GeForce GTX 680 performance overview

Posted on Thursday, Mar 22 2012 @ 16:27 CET by Thomas De Maesschalck
NVIDIA lifted the GeForce GTX 680 NDA a couple of hours ago and the web got flooded with reviews from dozens of tech sites. Lets take a look at some articles to get a good look at how NVIDIA's Kepler performs.

The Tech Report concludes there's little performance difference between the GeForce GTX 680 and the Radeon HD 7970 and writes NVIDIA catches up to AMD on a whole hosts of fronts overnight. The Kepler-based card performs well, is more power efficient in load than the Radeon HD 7970 (but not in idle) and also quieter. All these factors combined with the $499 price tag make this card the most desirable video card in its class, according to the Tech Report's reviewer.
Also, the GeForce GTX 680 is a massive generational improvement, extracting roughly twice the performance of the GeForce GTX 560 Ti from a similar class of GPU. Still, we're a little disappointed Nvidia isn't passing along more of those gains to consumers in the form of higher performance per dollar, as has happened in the past. Half a grand is a lot to ask for a mid-sized chip on a card with a 256-bit memory interface. We had a similar complaint when AMD introduced the Radeon HD 7970, and at that time, we expressed the hope that competition from Nvidia would drive prices down. Now, we're having to face the reality that the problem isn't really lack of competitive fire at the GPU companies, it's the limited number of 28-nm wafers coming out of TSMC, who makes the chips for both firms. The number of good chips per wafer is likely an issue, too. AMD and Nvidia will probably be able to sell all of the chips they can get at current prices for a while, simply because of supply constraints.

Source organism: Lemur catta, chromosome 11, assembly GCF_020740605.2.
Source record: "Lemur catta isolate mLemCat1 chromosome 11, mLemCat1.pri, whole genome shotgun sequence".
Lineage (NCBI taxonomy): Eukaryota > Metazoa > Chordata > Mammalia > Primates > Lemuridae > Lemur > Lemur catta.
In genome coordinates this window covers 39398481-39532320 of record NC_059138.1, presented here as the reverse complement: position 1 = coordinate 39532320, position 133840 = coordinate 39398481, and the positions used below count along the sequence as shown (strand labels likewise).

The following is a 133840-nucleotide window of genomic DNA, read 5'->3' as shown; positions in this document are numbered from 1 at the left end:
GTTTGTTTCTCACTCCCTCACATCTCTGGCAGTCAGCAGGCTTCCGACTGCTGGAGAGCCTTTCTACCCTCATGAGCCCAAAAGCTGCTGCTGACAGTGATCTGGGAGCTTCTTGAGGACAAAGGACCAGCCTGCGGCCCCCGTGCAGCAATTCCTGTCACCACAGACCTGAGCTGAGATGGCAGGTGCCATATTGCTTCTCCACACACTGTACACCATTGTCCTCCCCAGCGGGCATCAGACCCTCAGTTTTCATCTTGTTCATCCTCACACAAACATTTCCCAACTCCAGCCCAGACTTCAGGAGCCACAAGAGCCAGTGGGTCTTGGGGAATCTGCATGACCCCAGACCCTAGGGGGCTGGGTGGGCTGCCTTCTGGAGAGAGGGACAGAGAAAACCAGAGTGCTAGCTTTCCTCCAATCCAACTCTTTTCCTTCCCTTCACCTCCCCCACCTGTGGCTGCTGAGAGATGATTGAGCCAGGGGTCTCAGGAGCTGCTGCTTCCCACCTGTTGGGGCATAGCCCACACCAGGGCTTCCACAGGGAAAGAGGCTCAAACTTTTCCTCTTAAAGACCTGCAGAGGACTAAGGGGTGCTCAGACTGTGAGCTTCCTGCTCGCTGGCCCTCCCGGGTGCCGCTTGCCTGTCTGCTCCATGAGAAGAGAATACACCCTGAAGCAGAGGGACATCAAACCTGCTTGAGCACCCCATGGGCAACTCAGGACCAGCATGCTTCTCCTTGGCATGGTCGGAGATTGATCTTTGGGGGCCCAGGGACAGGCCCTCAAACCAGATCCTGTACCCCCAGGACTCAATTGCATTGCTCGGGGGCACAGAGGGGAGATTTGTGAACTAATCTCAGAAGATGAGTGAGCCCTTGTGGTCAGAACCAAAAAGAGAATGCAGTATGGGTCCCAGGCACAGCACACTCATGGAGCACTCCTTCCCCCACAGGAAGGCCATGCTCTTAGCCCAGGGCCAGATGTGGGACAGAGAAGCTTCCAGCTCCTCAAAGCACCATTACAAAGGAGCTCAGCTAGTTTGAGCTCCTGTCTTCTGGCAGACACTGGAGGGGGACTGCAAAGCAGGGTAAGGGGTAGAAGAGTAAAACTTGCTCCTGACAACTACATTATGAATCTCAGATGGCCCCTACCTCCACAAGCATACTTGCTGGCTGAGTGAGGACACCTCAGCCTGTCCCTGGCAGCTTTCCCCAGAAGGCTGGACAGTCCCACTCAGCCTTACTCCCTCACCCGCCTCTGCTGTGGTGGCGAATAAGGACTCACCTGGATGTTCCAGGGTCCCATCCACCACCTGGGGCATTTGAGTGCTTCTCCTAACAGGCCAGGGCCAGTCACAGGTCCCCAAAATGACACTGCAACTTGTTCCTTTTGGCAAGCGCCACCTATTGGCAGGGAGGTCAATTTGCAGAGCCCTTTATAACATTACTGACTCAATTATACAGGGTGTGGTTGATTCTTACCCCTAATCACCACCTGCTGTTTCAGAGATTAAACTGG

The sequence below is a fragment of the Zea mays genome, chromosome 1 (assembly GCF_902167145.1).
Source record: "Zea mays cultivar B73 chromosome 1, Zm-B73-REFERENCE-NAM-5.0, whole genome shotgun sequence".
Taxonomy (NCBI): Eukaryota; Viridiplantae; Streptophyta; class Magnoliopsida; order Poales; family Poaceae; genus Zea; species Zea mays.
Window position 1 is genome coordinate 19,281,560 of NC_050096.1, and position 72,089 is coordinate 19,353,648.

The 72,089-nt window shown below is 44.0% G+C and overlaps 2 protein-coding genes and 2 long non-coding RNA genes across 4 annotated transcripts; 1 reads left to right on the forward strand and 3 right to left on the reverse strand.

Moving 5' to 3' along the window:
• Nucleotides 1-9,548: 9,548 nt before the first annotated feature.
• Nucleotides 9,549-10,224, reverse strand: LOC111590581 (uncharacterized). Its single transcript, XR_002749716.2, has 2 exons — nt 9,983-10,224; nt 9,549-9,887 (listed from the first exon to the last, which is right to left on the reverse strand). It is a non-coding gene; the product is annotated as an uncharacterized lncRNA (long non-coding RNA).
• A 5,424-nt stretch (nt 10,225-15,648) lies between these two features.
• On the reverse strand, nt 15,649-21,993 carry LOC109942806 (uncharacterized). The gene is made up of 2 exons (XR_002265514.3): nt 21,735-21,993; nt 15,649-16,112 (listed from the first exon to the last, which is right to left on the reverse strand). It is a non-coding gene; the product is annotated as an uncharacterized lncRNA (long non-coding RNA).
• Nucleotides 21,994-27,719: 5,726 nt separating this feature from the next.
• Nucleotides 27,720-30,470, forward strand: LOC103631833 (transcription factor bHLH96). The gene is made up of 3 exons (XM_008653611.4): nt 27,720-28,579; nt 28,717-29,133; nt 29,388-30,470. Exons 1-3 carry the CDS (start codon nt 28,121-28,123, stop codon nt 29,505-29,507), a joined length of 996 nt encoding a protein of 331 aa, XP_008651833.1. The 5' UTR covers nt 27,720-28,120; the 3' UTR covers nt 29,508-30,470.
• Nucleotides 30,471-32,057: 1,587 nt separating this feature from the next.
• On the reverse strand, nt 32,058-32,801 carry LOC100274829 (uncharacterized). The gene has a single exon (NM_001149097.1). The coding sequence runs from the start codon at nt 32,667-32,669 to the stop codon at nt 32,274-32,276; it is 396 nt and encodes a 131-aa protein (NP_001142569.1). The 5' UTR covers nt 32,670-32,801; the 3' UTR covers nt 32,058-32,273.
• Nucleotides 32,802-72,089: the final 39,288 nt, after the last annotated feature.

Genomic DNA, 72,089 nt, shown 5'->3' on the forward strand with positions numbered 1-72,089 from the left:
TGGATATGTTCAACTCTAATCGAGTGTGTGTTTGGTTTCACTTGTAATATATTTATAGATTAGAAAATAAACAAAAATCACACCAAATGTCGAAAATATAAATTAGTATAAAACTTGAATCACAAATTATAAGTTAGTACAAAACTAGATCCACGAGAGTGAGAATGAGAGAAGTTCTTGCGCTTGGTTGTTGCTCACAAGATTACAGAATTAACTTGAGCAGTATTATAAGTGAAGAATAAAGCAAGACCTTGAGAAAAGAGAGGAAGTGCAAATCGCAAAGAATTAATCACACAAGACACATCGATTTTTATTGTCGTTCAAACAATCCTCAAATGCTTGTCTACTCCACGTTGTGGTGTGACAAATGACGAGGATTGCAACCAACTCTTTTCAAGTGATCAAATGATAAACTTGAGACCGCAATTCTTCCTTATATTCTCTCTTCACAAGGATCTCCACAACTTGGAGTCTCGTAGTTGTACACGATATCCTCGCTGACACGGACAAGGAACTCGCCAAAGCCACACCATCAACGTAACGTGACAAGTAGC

AnandTech writes it's funny how AMD and NVIDIA effectively swapped positions this generation, it's now AMD who has the high TDP card that is strong in both GPGPU computing and gaming, while NVIDIA has delivered a lower TDP card that is similar to the Radeon HD 5870 right down to the display outputs. The site concludes the GTX 680 is faster, cheaper, cooler, and quieter than the Radeon HD 7970.
Looking at the bigger picture, I think ultimately we still haven’t moved very far on the price/performance curve compared to where we’ve gone in past generations, but even with NVIDIA’s conservative pricing we’re finally seeing 28nm translate into more performance for less. Based on GK104’s die size I’m left wondering where GTX 680 is going to be sitting by the end of the year as 28nm production improves, as there’s clearly a lot of potential for price cuts in the future.
For a third opinion we head to Legit Reviews, they say NVIDIA told them from the start that the GeForce GTX 680 is designed for gamers, and the site's testing confirmed the GTX 680 is generally the fastest single-GPU card on the market. Overclocking-wise, the reviewer managed to bump up the core clockspeed to 1275.8MHz, which resulted in a 6-13 percent performance increase over the default clockspeed. The site also heard from ASUS and EVGA that it may take 60 days until custom-design cards arrive.
In the seven game titles that we tested today, we found the NVIDIA GeForce GTX 680 to be 14.34% faster than the stock AMD Radeon HD 7970 reference card when we compared all of the tests results at a resolution of 1920x1080. Factor in that the GeForce GTX 680 costs $50 or 9% less and you got yourself some pretty good reasons to go with an NVIDIA GeForce GTX 680 over an AMD Radeon HD 7900 series card. The fact that the card uses less power, is smaller, quieter and has lower power supply requirements is icing on the cake. NVIDIA also has innovative technologies like PhysX, SLI, full stereoscopic 3D with wireless NVIDIA 3D vision glasses, Adaptive Vertical Sync, TXAA and more.

About the Author

Thomas De Maesschalck

Thomas has been messing with computer since early childhood and firmly believes the Internet is the best thing since sliced bread. Enjoys playing with new tech, is fascinated by science, and passionate about financial markets. When not behind a computer, he can be found with running shoes on or lifting heavy weights in the weight room.

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